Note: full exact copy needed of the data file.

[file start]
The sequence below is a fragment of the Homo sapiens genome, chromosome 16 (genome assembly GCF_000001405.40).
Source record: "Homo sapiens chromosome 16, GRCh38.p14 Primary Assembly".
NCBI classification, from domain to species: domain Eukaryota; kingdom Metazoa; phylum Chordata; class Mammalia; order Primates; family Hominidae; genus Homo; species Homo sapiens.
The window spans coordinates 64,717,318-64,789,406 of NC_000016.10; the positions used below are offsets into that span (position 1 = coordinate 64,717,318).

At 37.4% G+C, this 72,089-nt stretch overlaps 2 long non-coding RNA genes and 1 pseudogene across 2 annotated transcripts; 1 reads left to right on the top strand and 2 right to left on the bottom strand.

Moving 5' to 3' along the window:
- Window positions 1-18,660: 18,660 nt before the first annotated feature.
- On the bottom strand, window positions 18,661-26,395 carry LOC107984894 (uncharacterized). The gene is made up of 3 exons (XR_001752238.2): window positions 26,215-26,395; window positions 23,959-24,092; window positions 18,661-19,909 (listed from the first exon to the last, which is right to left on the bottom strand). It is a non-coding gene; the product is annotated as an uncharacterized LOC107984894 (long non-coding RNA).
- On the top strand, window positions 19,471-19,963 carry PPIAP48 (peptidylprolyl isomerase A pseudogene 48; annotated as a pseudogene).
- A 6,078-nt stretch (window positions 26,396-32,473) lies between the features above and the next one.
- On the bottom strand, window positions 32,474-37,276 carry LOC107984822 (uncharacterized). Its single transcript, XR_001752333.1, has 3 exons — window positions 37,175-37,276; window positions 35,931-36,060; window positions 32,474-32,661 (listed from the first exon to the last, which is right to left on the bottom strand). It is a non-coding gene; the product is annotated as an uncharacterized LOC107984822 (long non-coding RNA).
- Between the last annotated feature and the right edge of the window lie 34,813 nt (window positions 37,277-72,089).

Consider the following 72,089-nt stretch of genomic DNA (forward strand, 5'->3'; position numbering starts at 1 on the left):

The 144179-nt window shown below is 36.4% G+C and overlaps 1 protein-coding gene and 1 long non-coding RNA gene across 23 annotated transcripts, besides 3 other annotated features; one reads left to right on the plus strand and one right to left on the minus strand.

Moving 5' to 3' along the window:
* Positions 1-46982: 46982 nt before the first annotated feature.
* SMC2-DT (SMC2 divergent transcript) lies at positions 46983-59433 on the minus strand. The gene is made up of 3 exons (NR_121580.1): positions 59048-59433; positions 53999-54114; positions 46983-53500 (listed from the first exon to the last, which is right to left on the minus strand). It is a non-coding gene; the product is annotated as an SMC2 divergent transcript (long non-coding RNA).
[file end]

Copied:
The sequence below is a fragment of the Homo sapiens genome, chromosome 16 (genome assembly GCF_000001405.40).
Source record: "Homo sapiens chromosome 16, GRCh38.p14 Primary Assembly".
NCBI classification, from domain to species: domain Eukaryota; kingdom Metazoa; phylum Chordata; class Mammalia; order Primates; family Hominidae; genus Homo; species Homo sapiens.
The window spans coordinates 64,717,318-64,789,406 of NC_000016.10; the positions used below are offsets into that span (position 1 = coordinate 64,717,318).

At 37.4% G+C, this 72,089-nt stretch overlaps 2 long non-coding RNA genes and 1 pseudogene across 2 annotated transcripts; 1 reads left to right on the top strand and 2 right to left on the bottom strand.

Moving 5' to 3' along the window:
- Window positions 1-18,660: 18,660 nt before the first annotated feature.
- On the bottom strand, window positions 18,661-26,395 carry LOC107984894 (uncharacterized). The gene is made up of 3 exons (XR_001752238.2): window positions 26,215-26,395; window positions 23,959-24,092; window positions 18,661-19,909 (listed from the first exon to the last, which is right to left on the bottom strand). It is a non-coding gene; the product is annotated as an uncharacterized LOC107984894 (long non-coding RNA).
- On the top strand, window positions 19,471-19,963 carry PPIAP48 (peptidylprolyl isomerase A pseudogene 48; annotated as a pseudogene).
- A 6,078-nt stretch (window positions 26,396-32,473) lies between the features above and the next one.
- On the bottom strand, window positions 32,474-37,276 carry LOC107984822 (uncharacterized). Its single transcript, XR_001752333.1, has 3 exons — window positions 37,175-37,276; window positions 35,931-36,060; window positions 32,474-32,661 (listed from the first exon to the last, which is right to left on the bottom strand). It is a non-coding gene; the product is annotated as an uncharacterized LOC107984822 (long non-coding RNA).
- Between the last annotated feature and the right edge of the window lie 34,813 nt (window positions 37,277-72,089).

Consider the following 72,089-nt stretch of genomic DNA (forward strand, 5'->3'; position numbering starts at 1 on the left):

The 144179-nt window shown below is 36.4% G+C and overlaps 1 protein-coding gene and 1 long non-coding RNA gene across 23 annotated transcripts, besides 3 other annotated features; one reads left to right on the plus strand and one right to left on the minus strand.

Moving 5' to 3' along the window:
* Positions 1-46982: 46982 nt before the first annotated feature.
* SMC2-DT (SMC2 divergent transcript) lies at positions 46983-59433 on the minus strand. The gene is made up of 3 exons (NR_121580.1): positions 59048-59433; positions 53999-54114; positions 46983-53500 (listed from the first exon to the last, which is right to left on the minus strand). It is a non-coding gene; the product is annotated as an SMC2 divergent transcript (long non-coding RNA).